Investors Group is expanding its securities arm in response to demand from clients.
winnipeg-based investors Group Inc., well known as a mutual fund dealer, is expanding its securities arm amid growing demand from both financial advisors — current and new recruits alike — and clients looking for a broader range of products.
“The demographics of our clients definitely are the mass affluent and high net-worth, and we want to be able to offer them a full suite of products,” says Esther Bast, senior vice president, financial services with Investors Group, and president of the firm’s securities arm, Investors Group Securities Inc. (IGS). “For that
[to happen], we know we need to broaden our perspectives [and] our ability to make sure we have that choice for our clients.”
Looking at specific numbers, Investors Group currently has 75 advisors and $5.7 billion in assets under administration (AUA) under the IGS banner. The parent firm has plans to grow its securities business to between 350 and 400 advisors, with $25 billion-$35 billion in AUA, by 2020.
Regarding products, Investors Group advisors licensed by the Mutual Fund Dealers Association of Canada (MFDA) can access securities for high networth clients indirectly through the fir m’s wealth-planning specialists. Advisors licensed with the Investment Industry Regulatory Organization of Canada (IIROC), however, can access these investments directly, as well as through Azure Managed Investments (a platform for separately managed accounts) and a fee-based platform, both of which were launched in 2016.
Growing demand for various products, particularly ETFs, and interest in fee-based and portfolio-management business models may be motivating MFDA-licensed advisors to take another look at IIROC, says Dan Hallett, vice president and principal with HighView Financial Group in Oakville, Ont.
Discretionary portfolio management is a topic of particular interest for Toronto-based Assante Wealth Management (Canada) Ltd., a full-service dealer that intends to launch a platform for this business in 2018.
“It’s a major initiative for us,” says Bob Dorrell, senior vice president, distribution sales and service, and chief operating officer with Assante. “The objective is to have a market-competitive platform in place by the end of the year so that we can begin to recruit discretionary portfolio managerlicensed advisors in 2019.”
Almost 50% of Assante’s 800 advisors comprise its IIROC division, Assante Capital Management Ltd. These advisors are responsible for 59% of the dealer’s overall AUA and produced 56% of the firm’s sales in 2017.
At Montreal-based Peak Financial Group, another full-service dealer, most AUA remains in mutual funds, but the firm has seen significant growth on its IIROC platform in recent years. For example, Peak Securities Inc., the dealer’s IIROC-licensed arm, has $1.9 billion in AUA, up from $700 million i n 2013. In total, the company has $9.8 billion in AUA.
At Oakville, Ont.-based Manulife Securities, 56% of the firm’s 1,200 advisors are on the IIROClicensed platform and the rest are on the MFDA-licensed side. Furthermore, AUA on the IIROC platform comprises about 65% of Manulife Securities’ total AUA, and the rest is held on the MFDA platform.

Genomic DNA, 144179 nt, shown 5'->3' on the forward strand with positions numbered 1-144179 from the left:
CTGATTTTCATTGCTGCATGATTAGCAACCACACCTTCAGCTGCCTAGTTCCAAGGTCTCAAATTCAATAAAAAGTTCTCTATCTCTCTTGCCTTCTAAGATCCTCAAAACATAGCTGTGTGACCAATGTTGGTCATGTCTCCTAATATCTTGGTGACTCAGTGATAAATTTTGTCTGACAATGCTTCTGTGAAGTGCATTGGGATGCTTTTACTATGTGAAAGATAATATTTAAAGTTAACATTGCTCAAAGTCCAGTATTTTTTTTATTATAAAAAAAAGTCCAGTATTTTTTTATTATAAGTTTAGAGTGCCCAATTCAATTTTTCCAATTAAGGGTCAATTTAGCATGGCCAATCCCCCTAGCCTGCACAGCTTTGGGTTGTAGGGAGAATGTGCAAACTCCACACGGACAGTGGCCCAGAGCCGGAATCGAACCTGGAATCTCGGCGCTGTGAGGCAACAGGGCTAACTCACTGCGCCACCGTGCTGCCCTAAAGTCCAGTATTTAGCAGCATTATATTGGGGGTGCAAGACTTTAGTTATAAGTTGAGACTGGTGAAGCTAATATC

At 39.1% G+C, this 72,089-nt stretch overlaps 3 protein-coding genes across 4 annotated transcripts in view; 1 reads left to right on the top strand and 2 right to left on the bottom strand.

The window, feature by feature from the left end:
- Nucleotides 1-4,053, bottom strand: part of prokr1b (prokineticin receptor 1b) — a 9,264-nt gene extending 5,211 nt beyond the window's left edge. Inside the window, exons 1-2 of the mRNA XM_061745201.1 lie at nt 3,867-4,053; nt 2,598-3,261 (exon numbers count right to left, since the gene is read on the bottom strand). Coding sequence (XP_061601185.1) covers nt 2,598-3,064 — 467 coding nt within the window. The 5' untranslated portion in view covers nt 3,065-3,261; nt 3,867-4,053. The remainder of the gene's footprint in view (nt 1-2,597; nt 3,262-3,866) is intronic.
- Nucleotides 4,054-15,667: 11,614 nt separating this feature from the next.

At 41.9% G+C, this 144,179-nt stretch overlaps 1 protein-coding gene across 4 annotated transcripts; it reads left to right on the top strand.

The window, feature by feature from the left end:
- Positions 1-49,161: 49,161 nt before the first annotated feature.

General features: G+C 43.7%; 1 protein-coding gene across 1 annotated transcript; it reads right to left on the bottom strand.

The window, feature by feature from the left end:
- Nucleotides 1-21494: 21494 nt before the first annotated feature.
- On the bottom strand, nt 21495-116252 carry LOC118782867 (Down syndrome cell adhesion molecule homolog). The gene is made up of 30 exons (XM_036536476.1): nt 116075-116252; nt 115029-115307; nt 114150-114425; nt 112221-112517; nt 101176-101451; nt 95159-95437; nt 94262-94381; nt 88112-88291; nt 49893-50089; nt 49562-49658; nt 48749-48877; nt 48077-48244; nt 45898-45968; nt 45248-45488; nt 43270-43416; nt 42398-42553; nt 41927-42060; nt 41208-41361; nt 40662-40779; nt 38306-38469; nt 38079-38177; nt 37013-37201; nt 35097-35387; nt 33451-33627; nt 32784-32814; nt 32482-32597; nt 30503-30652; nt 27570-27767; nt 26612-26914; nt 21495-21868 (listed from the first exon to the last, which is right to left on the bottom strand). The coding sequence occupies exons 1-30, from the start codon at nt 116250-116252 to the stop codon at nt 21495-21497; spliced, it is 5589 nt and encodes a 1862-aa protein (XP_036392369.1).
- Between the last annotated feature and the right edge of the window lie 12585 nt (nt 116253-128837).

For Rick Annaert, president and CEO of Manulife Securities, this AUA distribution reflects the fact that MFDA advisors tend to have slightly smaller books than their IIROC counterparts. Looking to the future, Annaert says, the firm is ambivalent about which platform its advisors choose.
“We allow our advisors to choose which platform best suits their needs, their interests and their ability to service their clients,” he says.
Growth at all of these firms comes from many avenues — from organic growth to new recruits. Sometimes, though, advisors within a firm decide to move to the IIROC-licensed platform from the MFDA arm. Making such a transition can be an intensive process, both for the advisor’s team and for the dealer itself from administrative and training perspectives.
“We not only prepare [advisors], but we suggest that this [shift in platform] is probably going to be the greatest amount of work they’ve done in a long time,” says Bast.
To help with the transition, most firms have procedures in place to make the process as smooth as possible. Often, this means helping to “repaper” the business, including updating and signing all client documentation and streamlining document processing.
Manulife Securities, for example, can move all the clients in a typical book of business over the course of a weekend because of the firm’s integrated systems.
Investors Group, meanwhile, has a team in place who ensure all documents are processed in a timely manner, who meet with the advisor on a weekly basis to make sure all the necessary steps are being met and who help deal with any hiccups that may arise during the transition. In addition, the firm is working on a new education program for MFDAlicensed advisors who wish to move to the IIROC platform.
Compliance training is a key part of the transition process for any firm, as each platform has its own rules and procedures. Frances notes that most of Peak’s transition support focuses on training because many advisors don’t realize how different the two platforms can be.
Says Frances: “I often tell people: ‘Make sure you understand all the differences, so you don’t end up i n trouble [by] thinking you’ve done everything properly’.”